After the bombings in Boston yesterday, the security response was huge in New York. Manhattan was in lockdown, with police swarming everywhere, and people were told by the authorities to run and hide inside their homes. So we decided to stay in Brooklyn and project on one of it's most iconic and most loved buildings: the Brooklyn Academy of Music. BAM didn't know about it, and at first security was suspicious, but as soon as they saw the message, they embraced us with approval. Even police officers who drove by gave us a warm nod and beep. It was a sweet moment when we saw a plea for peace trump the rules.
The most beautiful thing about the location is that it's really a hub for many neighborhoods in Brooklyn. So rather than seeing people run inside their houses in paranoia and fear, the space became activated. And as soon as people saw the pictures on Facebook or Twitter, they rushed to the space to gather with the community—their neighbors—to mourn, talk, and share. That's a key thing that The Illuminator tries to do with its actions: to reclaim public space for the community.
As The Illuminator, we are a collective that operates the van and the projector, and the NY Light Brigade does the lettering. Monday night was Kyle Depew, Athena Soules, Lucky Tran, and Grayson Earle. The Illuminator was more or less created by Mark Read as a project of Occupy Wall Street, and performs creative actions to fight for social and economic justice.
Yesterday's action was in support of Boston after a time of real tragedy, so it was important for us to come together and respond in an inspiring, non-fear driven way. When we agreed to project something in response to the tragedy our entire outlook changed. It was cathartic for us, and from some of the responses we've received from folks in Boston, for them too.
As activists in New York, a constant conversation that we have is our reactions to 9/11—we had that initial beautiful moment of unity and outpouring of emotion in response to such a great human tragedy. We thought in this moment it was important to show solidarity as caring human beings, and help us remember what the ideal response should be. Dr. King put if best:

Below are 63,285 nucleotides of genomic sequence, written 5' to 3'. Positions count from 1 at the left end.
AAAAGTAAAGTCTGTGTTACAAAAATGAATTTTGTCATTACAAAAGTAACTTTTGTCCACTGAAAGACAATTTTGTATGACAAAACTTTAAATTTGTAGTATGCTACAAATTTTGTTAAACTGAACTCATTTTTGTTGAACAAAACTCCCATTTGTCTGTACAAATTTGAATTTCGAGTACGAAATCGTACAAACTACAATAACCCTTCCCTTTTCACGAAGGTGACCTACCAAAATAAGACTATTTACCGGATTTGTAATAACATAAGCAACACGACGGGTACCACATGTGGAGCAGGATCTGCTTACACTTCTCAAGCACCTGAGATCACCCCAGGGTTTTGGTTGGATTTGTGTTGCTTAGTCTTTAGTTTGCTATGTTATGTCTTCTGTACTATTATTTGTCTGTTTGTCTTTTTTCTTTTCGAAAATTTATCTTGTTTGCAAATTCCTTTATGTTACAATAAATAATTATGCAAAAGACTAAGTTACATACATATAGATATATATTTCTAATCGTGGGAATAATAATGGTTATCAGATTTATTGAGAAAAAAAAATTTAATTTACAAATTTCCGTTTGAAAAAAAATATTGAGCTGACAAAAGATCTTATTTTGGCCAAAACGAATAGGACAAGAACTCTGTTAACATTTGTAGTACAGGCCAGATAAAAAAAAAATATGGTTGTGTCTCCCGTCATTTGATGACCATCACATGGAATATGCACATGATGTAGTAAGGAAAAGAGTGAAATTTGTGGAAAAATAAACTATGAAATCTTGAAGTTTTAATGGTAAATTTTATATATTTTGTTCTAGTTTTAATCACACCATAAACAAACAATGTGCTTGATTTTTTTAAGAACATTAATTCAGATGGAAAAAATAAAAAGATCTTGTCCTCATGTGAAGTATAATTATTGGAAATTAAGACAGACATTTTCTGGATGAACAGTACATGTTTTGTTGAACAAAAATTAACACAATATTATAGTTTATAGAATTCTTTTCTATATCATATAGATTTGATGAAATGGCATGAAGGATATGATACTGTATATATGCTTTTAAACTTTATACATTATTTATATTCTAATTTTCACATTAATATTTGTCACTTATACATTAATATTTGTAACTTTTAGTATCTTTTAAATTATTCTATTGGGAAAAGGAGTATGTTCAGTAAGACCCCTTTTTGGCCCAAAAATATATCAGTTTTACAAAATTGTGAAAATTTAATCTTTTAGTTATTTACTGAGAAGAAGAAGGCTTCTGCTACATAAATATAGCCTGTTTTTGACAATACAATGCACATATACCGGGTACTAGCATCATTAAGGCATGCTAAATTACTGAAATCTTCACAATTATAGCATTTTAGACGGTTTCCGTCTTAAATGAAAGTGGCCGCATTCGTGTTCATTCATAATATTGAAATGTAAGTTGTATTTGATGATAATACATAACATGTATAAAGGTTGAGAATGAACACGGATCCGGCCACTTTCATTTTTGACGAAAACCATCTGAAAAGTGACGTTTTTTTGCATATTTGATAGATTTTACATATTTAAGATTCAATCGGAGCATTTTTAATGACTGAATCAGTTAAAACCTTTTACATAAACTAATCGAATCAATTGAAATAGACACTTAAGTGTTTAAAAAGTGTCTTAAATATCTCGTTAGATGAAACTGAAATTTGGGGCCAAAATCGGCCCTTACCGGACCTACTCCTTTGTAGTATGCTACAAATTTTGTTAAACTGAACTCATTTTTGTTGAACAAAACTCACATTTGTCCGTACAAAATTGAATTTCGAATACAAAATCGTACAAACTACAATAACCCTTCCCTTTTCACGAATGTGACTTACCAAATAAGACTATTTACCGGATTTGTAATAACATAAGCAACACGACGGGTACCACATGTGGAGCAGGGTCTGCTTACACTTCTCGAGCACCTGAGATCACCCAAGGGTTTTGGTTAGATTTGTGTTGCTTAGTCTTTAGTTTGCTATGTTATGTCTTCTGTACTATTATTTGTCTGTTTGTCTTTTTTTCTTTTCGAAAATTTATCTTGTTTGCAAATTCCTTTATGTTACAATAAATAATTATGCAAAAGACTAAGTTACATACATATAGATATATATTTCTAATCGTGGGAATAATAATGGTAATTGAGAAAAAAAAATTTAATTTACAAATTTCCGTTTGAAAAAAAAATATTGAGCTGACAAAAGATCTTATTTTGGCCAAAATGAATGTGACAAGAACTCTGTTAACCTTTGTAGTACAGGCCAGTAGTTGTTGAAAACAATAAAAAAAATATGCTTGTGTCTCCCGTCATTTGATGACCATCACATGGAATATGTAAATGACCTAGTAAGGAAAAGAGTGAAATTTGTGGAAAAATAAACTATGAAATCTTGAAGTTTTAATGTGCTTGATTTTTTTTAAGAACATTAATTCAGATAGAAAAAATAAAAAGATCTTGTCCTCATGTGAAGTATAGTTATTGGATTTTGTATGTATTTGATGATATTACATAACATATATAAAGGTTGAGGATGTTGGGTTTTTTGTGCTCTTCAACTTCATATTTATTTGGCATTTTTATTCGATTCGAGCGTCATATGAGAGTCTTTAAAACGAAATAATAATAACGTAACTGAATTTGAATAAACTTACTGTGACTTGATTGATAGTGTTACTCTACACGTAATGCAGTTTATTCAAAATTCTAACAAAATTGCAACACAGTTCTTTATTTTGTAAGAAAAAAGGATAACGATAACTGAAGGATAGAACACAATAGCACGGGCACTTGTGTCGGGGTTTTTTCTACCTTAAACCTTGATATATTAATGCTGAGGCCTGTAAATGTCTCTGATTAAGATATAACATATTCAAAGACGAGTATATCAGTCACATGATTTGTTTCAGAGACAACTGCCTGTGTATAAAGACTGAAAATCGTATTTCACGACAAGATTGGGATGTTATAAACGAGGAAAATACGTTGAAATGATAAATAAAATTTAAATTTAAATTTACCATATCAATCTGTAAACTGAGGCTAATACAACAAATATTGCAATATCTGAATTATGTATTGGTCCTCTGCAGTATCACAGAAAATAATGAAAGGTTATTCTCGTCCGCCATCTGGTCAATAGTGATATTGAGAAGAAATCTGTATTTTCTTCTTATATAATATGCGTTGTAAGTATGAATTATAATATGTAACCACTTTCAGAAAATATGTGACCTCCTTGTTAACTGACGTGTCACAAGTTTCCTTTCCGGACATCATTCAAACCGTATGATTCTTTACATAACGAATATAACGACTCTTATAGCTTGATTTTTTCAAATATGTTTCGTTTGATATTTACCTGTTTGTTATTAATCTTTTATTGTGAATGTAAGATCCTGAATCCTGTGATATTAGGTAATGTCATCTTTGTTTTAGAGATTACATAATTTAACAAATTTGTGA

Darkness cannot drive out darkness,
Only light can do that.
Fear cannot drive out fear,
Only love can do that.
One of BAM's workers came over and said that he'd like to see "Togetherness is the Key" so we made that happen. Athena, from the Light Brigade (with the light signs) had changed up her lettering to "LOVE" so we drafted a quick "Peace and (down arrow)" which garnered a few smiles. At one point Kyle mentioned that he wished people would share feelings of grief and happiness more often, not just during tragedy, which is where the "It shouldn't take a tragedy for us to come together" came from.
The use of NY ❤ B (in the Red Sox typeface) was intentional as well. Much is made of the New York versus Boston rivalry, particularly in sports, but really in all facets of life. So we thought it would be powerful to take those symbols of sports and pop culture and remix them into a symbol of unity, because at the end of the day it's not about my city and your city; my state and your state; or my country and your country. For a world of peace, justice and equity, we must dissolve an isolating mentality and work together as custodians of our commons, the planet.
We as a collective will continue to project on walls for the foreseeable future. This action just sort of happened. We're not certain it will happen again but don't count it out.
Hang out with your neighbors on the last Saturday of April (a day we're calling "Neighborday"). Click here to say you'll Do It, and here to download GOOD's Neighborday Toolkit and a bunch of other fun stuff.